A yet-to-be-peer-reviewed paper by three economists is kicking up a storm by claiming the COVID-19 lockdowns scarcely reduced deaths, yet came at a huge cost to society.
While the paper has been jumped on by those looking to push an anti-lockdown narrative, many independent public health experts (note: scientists, not economists) have highlighted holes in the study and claimed its findings should be taken with a hefty handful of salt.
Commenting on different parts of the paper, scientists have described it as everything from “strange” and "problematic” to “fundamentally flawed.”
The economists from Johns Hopkins Institute for Applied Economics, Global Health, and the Study of Business Enterprise reached their findings by carrying out a meta-analysis of 34 previously published studies.
The controversial report – which has not yet been peer-reviewed or officially published – concluded that the initial stay-at-home lockdowns in the US and Europe reduced COVID-related deaths by only 0.2 percent. They also argued that the closure of non-essentially business was “ineffective, only reducing COVID-19 mortality by 2.9 percent on average.” On top of this, the paper contends the lockdown measures came at “enormous economic and social costs.”
However, many scientists have questioned the choice of studies used in this meta-analysis, as well as how much "weight" the researchers gave to some of the studies.
Above all, the paper appears to have ignored research into disease transmission, focusing instead on other statistical analyses of mortality used by economics.
If you’re studying a virus and how it kills people, disease transmission is a pretty crucial thing to consider. For instance, it’s important to realize that stay-at-home orders will have a delayed effect; hospitalizations and deaths won’t instantly fall, but they may drop over the course of two or so weeks. This study, experts claim, fails to recognize this important issue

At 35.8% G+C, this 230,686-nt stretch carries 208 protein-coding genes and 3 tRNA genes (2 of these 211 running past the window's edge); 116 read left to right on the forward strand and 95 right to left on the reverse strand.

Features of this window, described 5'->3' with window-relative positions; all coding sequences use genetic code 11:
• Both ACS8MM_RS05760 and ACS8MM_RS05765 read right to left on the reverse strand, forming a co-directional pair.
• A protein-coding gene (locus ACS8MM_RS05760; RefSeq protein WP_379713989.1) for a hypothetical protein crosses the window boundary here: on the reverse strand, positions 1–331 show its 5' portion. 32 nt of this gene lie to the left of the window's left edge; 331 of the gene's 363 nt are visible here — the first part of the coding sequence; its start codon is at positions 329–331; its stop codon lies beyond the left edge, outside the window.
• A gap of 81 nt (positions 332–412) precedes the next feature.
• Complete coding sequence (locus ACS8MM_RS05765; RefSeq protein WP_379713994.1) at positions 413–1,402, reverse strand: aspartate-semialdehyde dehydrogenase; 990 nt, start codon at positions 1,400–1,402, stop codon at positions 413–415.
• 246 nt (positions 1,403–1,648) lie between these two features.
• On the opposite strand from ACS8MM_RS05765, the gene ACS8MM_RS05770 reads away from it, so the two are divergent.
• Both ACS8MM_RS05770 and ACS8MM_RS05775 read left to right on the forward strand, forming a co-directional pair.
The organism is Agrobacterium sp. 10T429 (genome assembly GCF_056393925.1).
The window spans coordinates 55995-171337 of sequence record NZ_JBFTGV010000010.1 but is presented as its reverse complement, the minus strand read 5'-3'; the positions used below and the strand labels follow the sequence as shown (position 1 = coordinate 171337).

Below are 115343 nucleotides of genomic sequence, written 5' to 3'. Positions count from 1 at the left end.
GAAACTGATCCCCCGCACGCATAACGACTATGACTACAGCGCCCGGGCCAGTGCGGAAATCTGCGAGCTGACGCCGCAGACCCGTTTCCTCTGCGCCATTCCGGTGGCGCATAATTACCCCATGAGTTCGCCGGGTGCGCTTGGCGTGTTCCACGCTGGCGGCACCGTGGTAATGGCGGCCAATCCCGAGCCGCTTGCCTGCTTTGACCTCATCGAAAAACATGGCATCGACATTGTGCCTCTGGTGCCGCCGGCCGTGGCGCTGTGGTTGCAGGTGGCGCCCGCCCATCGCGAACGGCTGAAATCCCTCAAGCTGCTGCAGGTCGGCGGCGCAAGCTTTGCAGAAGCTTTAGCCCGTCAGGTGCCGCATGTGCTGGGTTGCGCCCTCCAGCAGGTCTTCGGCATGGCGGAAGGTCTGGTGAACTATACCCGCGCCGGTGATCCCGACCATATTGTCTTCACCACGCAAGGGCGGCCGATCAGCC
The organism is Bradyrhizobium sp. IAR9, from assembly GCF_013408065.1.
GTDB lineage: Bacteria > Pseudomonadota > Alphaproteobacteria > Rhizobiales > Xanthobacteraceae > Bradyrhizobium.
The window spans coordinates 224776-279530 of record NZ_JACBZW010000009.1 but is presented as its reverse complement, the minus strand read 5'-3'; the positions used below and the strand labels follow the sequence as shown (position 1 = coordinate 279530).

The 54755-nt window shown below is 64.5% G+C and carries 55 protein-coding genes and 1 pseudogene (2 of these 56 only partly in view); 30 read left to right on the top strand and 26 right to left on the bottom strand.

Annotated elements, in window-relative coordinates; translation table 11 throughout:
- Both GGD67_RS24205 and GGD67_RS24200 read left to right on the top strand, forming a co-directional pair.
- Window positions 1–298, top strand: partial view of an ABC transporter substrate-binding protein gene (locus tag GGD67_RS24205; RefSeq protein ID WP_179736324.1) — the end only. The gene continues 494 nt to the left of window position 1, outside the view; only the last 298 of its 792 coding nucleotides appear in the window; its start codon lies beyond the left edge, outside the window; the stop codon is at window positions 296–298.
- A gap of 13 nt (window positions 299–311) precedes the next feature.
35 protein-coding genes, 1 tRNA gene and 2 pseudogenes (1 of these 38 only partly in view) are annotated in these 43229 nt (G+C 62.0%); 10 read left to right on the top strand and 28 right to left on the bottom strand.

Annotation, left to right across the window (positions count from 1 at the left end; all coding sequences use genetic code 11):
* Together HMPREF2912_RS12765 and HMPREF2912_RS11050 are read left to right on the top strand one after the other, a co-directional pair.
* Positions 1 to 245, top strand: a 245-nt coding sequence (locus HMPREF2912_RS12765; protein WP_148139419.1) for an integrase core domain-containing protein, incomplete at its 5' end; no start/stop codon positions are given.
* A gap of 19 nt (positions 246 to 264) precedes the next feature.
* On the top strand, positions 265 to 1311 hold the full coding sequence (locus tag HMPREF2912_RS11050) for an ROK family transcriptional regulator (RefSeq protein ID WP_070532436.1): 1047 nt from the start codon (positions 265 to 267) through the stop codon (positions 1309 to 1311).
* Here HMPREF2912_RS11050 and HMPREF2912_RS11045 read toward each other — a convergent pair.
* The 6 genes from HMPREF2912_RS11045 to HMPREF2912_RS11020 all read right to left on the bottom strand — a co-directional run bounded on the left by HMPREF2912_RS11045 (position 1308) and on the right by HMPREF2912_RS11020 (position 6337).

“It’s as if we wanted to know whether smoking causes cancer and so we asked a bunch of new smokers: did you have cancer the day before you started smoking? And what about the day after? If we did this, obviously we’d incorrectly conclude smoking is unrelated to cancer, but we’d be ignoring basic science,” commented Dr Seth Flaxman, Associate Professor in the Department of Computer Science at the University of Oxford.
“The science of diseases and their causes is complex, and it has a lot of surprises for us, but there are appropriate methods to study it, and inappropriate methods. This study intentionally excludes all studies rooted in epidemiology – the science of disease,” added Dr Flaxman.
There are also some issues with the definition of a "lockdown” in the paper, which the researchers define as any “mandatory non-pharmaceutical interventions.”
Professor Samir Bhatt, a Professor of Statistics and Public Health at Imperial College London, notes: “This would make a mask wearing policy a lockdown. For a meta-analysis using a definition that is at odds with the dictionary definition […] is strange.”
It also needs to be considered that no two countries "locked down" in the same way with different governments going for significantly different approaches.
Many scientists still agree that social restrictions are effective at helping to slow down the transmission of COVID-19, albeit perhaps not as effective as initially thought. However, the impacts of lockdown are extremely tricky to gauge and fraught with complexity. In essence, it comes down to a question of costs versus benefits. Most agree that confining people to their homes may have reduced their chances of spreading COVID-19, but at what cost?